Today we share a publication by Jorge Gimeno Pawlowski
The European Commission at the end of 2021 implemented the Action Plan for the Social Economy thus starting a revolution by turning the Social Economy into an industrial sector, just like construction or automotive. With an initial state of the art of 8% of the European GDP and around 12 million people employed, social entities are facing a change of management that should be reflected in two fundamental pillars, quality jobs and a greater economic impact.
Why has the European Commission implemented these measures?
For a variety of reasons that demonstrate a strategic and sustainable perspective. The following are the most important in my opinion:
- To strengthen and accelerate the implementation of the European strategies Green Pact and the European Digital Strategy. The social economy is a key player in the development of both, due to its proximity to citizens, its weight in social dialogue and, consequently, its capacity to influence. Starting from the premise that, in general, the entities of this sector are champions of sustainability, equality or inclusion, motivating them to be financially independent should reinforce these strategies by increasing the impact of this type of entities.
- Change the funding model. For decades, the European Union has been subsidising projects that have failed to move beyond the EU-funded stage. Thousands of consortia have tried to implement solutions that the market has not taken up or that were doomed to failure from the outset. This has resulted in a loss of effectiveness of public money in Europe, meaning our taxes. The period of chronic instability since the economic crisis of 2008 in which we have been involved is forcing us to create a scenario where subsidies must give way to diversification and income generation by social entities. Social entrepreneurship and impact investment are consequently strengthened by this action plan.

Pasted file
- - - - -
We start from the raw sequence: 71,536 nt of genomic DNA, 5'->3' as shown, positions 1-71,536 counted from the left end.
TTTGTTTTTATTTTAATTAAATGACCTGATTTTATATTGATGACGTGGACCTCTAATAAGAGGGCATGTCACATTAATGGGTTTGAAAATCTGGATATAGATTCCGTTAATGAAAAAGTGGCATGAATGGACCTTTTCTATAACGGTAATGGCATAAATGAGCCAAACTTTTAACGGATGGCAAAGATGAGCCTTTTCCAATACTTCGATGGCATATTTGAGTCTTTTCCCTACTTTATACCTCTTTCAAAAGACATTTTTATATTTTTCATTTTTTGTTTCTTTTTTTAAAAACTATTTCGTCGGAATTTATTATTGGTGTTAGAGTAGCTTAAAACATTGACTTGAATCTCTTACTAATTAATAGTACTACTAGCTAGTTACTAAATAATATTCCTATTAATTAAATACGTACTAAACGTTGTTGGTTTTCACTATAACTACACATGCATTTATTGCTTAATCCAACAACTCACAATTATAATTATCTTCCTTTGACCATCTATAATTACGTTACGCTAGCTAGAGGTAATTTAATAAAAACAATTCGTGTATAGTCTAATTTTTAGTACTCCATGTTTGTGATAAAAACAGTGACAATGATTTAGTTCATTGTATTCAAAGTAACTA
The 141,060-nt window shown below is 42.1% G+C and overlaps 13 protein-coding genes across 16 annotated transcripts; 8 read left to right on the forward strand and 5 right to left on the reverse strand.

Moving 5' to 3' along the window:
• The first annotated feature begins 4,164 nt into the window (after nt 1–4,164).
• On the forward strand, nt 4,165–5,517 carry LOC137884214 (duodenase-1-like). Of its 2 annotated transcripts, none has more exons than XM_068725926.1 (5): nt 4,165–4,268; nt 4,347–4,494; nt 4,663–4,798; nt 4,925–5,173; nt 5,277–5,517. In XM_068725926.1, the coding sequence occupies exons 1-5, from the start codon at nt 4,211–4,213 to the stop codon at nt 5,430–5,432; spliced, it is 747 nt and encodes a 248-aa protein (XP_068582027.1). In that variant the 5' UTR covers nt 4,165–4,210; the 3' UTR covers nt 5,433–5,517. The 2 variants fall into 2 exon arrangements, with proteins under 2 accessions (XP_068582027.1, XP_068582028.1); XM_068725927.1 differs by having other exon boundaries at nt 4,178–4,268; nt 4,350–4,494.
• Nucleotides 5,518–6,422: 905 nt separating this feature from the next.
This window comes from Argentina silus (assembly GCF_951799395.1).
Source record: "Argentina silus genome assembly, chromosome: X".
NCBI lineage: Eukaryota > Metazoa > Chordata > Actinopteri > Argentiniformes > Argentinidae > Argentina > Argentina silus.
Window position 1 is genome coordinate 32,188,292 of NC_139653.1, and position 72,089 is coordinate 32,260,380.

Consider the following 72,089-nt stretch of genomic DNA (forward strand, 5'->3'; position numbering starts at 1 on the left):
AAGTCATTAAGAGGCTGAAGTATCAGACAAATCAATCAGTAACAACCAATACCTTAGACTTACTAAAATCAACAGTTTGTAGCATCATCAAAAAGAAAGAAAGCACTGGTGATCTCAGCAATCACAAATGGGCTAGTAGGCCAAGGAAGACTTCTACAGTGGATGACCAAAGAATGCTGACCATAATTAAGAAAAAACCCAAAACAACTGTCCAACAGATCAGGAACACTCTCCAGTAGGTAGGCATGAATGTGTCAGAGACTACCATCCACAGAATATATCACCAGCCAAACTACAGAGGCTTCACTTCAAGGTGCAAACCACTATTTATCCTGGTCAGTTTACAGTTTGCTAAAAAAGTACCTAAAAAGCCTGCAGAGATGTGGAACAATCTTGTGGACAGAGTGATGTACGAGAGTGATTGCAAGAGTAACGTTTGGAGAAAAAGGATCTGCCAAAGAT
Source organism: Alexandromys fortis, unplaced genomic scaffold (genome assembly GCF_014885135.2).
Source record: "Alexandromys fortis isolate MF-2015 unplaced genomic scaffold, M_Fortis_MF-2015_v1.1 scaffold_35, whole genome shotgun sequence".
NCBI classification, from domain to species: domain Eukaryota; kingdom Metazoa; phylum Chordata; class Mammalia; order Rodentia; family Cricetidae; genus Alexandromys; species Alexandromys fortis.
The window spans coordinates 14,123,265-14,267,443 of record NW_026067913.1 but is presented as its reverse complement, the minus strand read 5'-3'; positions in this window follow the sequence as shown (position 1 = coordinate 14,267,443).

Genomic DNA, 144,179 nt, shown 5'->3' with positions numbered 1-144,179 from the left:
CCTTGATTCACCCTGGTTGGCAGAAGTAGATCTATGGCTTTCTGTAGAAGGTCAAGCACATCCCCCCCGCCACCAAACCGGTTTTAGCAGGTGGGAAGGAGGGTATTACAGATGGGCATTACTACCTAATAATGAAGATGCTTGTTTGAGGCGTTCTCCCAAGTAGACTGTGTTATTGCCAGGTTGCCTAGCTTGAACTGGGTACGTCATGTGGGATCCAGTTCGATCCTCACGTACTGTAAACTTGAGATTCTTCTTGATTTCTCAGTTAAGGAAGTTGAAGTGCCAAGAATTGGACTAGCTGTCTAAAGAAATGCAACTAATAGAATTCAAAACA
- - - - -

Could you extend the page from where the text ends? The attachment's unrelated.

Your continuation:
- Bridging the gap between NGOs and business. Achieving a sustainable economy in Europe means reducing Corporate Social Responsibility and increasing the Corporate Sustainability of companies. We will see an acceleration in the number of sustainably managed companies from 2024, when the Corporate Sustainability Reporting Directive (CSRD) will be implemented. Consequently, we can foresee that cooperation between companies and NGOs in the classical sense will make less and less sense. By the classic format I mean a partnership, including an economic one, between a company X that implements its CSR strategy and an NGO that implements the operational part of this strategy. If a company is sustainable, its governance, its social impact and its ecological impact are also sustainable, so we can venture to say that a sustainable company has a lot in common with a social enterprise, as profit is no longer the only objective.